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Bloody hell.


For me, Donald Trump's win is as much a shock as the Bulldogs winning the AFL GF, up there with the Sharks winning the NRL grand final but nowhere near the Irish beating the All Blacks in Chicago (sure the odds were always there that sooner or later the All Blacks would lose a match to Ireland but what were the chances of that happening in Chicago?). In other words while it all was engrossing I really don't think US elections impact me too much. I get it that the yanks are looking for change but it is patently obvious that Donald Trump is a snake oil salesman. However my guess that the US system of checks and balances will temper (?) any bat-shit crazy stunts from the incoming POTUS.


Some time ago Barry Ritholtz had a list of major shocks and the stock exchange response to those shocks: the thing is markets tend to take non-market related black swan events in their stride. Going on that you'd think that the markets will quickly regain their composure. I'd likely do well personally if the markets did crash but I appreciate that outcome would cause a lot of pain around the world.


Geopolitics may be interesting I suppose. It is all well and good for Trump to make grand promises about how the US should behave but it should be remembered that in 2008 Barry Obama won the Nobel Peace Prize on his intention to get out of all the wars, and now 8 years later they are not only still in Iraq and Afghanistan but are now in Syria and Yemen as well.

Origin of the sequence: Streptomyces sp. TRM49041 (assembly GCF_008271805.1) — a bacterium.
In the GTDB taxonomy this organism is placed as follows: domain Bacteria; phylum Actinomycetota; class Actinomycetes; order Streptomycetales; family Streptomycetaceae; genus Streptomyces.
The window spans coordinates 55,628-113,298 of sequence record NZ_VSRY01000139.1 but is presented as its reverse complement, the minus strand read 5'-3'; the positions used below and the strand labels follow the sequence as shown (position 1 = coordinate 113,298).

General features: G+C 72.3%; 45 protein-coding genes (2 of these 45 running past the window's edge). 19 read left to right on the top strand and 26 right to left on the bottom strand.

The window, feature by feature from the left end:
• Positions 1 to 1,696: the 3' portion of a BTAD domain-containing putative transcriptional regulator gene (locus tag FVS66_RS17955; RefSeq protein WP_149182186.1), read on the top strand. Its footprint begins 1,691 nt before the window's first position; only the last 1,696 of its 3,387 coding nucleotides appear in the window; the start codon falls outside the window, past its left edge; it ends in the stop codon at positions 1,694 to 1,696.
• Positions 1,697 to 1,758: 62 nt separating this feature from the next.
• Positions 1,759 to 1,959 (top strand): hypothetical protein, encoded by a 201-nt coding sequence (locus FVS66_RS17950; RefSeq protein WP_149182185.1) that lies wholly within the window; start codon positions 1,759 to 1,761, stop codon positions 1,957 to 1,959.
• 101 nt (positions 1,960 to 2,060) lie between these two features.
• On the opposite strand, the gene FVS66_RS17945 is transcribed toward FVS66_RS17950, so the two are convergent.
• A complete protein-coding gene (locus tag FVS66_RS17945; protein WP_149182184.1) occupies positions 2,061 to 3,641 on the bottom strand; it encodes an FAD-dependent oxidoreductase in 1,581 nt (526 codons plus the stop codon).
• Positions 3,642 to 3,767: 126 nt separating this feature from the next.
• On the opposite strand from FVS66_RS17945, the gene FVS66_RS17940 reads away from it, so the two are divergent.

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certainly the 'entitlement class' are squawking loud and clear. Being blindsided tends to do that.


Mr Trump is not an attractive character, too true. The only measure I have was that Reagan was lampooned and vilified in equal doses, and, yet, IMO he was surprisingly effective. Volker reforms, ended cold war, oversaw peace and prosperity. Here's hoping.




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Not quite a good comparison as Ronald Reagan had been governor of the fifth largest economy in the world, ie California, for 8 years before he got the nuclear code. Trump is a salesman and a reality tv star, pretty much full stop. True, people ridiculed Reagan for being a movie star, and they also denigrated Jimmy Carter as being nothing but a peanut farmer but both had lots of practical experience (Carter had been a state senator and governor) before taking up the job and both in hindsight had their moments of success. Trump is a 70 year old bloke who is starting this sort of work from scratch. My bet is that Mike Pence will take over well before the 4 years is up.

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thanks triage. No, it wasn't 'deep analysis'. My filter is the reaction/ the denigration, not the skill set.


An all against the backdrop of an assertive Russia, and China, a parlous bunch of settings (debt, debt). One casualty will probably be the (unaffordable) ObamaCare program.




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seeing this is an Australian share website, here is an earlier post, relevant to our companies. Infrastructure got a big nod in Trump's speech. Defence will be, well, defence, not spurious backing of nebulous concepts from/ for opportunist poseurs.

Trump's priorities are to boost the US air force to 1200 aircraft and to expand the ebbing navy's complement to 350 vessels. He's also cited an emphasis on cyber warfare.